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Topic: Wonder Woman  (Read 1501 times)
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LuxieLou
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« on: October 29, 2006 10:38:22 PM »

I wanted to post this here too since it's made of clay! I just did the altoid tin swap 3 and 1 of my partner's themes was wonder woman.


The top of the tin is covered in red sculpey and the bottom is blue sculpey with white sculpey stars all over it. The only part that isn't clay is the wonder woman logo mad from shrinky dink plastic.

Thanks for looking  Grin
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Diane B.
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« Reply #1 on: October 30, 2006 10:13:14 AM »

Nice!  Love how you've "mixed media" with the shrink plastic, and the theme was well carried out too.

(next time you cover a tin, you might consider using a different clay than Sculpey just since it's so easily breakable when it's thin)


Diane B.
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LuxieLou
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« Reply #2 on: October 30, 2006 10:57:15 AM »

Quote from: Diane B. =

[i
(next time you cover a tin, you might consider using a different clay than Sculpey just since it's so easily breakable when it's thin)[/i]

Diane B.
It's easily breakable after baked? It's not a very thin layer so I'm sure this will be ok..but I will keep that in mind thanks Smiley
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Diane B.
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« Reply #3 on: October 30, 2006 12:27:11 PM »

Quote
It's easily breakable after baked? It's not a very thin layer . . .


In the case of polymer clay, "thin" is a relative term unfortunately!

Re the strength/brittleness of baked clay, thin can actually be anything that's not a rounded ball or oval! (those are inherently strong shapes no matter what they're made from).  Even 3/4" of thickness would be weak if it were large enough vs. its thickness.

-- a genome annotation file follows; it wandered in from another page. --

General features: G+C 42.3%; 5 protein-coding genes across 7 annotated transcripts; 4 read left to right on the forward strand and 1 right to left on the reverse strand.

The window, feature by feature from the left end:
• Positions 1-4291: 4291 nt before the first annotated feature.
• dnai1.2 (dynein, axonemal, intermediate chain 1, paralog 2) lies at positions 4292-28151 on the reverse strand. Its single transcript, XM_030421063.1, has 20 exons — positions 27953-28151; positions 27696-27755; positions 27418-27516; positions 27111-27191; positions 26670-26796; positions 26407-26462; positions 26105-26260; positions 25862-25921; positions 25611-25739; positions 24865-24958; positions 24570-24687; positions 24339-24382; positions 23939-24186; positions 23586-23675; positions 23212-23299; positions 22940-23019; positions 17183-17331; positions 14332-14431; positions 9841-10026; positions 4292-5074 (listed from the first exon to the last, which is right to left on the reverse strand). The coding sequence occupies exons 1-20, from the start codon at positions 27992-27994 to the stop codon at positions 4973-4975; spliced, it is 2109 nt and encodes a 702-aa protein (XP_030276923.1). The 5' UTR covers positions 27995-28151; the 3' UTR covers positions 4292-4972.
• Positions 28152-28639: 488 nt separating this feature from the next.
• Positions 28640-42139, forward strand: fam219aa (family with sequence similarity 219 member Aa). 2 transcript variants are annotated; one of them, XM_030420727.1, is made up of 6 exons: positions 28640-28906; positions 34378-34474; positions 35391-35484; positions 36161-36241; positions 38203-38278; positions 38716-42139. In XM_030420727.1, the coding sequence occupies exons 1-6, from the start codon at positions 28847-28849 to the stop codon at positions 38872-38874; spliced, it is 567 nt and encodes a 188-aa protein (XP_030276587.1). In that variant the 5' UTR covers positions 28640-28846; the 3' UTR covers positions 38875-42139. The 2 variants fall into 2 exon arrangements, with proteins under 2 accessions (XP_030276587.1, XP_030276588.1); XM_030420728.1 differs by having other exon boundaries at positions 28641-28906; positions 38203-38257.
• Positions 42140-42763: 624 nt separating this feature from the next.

And the 3 Sculpeys (S, SS, SIII) are just more brittle after baking than other brands of polymer clay which is something that has to be considered for certain types of projects (...they also have a "harder" surface, which is nice, but must give up strength and flexibility for that characteristic). 

The biggest factor then is the stress a clay item will receive after baking.  If it simply sits on a wall or a desk or something like that and is never stressed with use or wearing, it will be fine (similar to greenware).  But if it's used, or pressed on, etc, or if the material it may be covering or attached to is flexed or swells even a small amount, then the thinner the Sculpey is, the more likely it is to snap off or chip. 

So covering an Altoid tin with Sculpey (even 1/4" or 1/2" thick) will make that covering much more susceptible to breakage if stressed than covering it with another brand would have been.  Stronger clays, if properly baked, etc., won't break at all without tremendous stress, and they'd bend or bounce before breaking (those would be clays like Premo, FimoClassic, Kato, Cernit, and probably FimoSoft).
 
(btw, "thinness" also applies to any projecting areas which are thin at any point... so for example, if you dropped this tin on a hard surface the stars which project out though just a a little, could chip on their corners in particular.)


Diane B.
« Last Edit: October 30, 2006 12:32:37 PM by Diane B. » THIS ROCKS   Logged

POLYMER CLAY "ENCYCLOPEDIA" 
http://glassattic.com/polymer/contents.htm
few of my photos
http://s96.photobucket.com/albums/l163/DianeBB
(had to move them from YahooPhotos, so many now without captions)
Mave
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« Reply #4 on: November 05, 2006 02:26:44 PM »

That looks great, really well made.  Did you use a cutter for the stars?  I couldn't be that neat!
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LuxieLou
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« Reply #5 on: November 05, 2006 06:44:06 PM »

Thank you! Smiley Yea I originally started cutting them out with an exacto knife and it really wasn't working out well.....so i used the smallest star cookie cutter I could find. Worked out much better!
« Last Edit: November 06, 2006 09:56:09 AM by LuxieLou » THIS ROCKS   Logged

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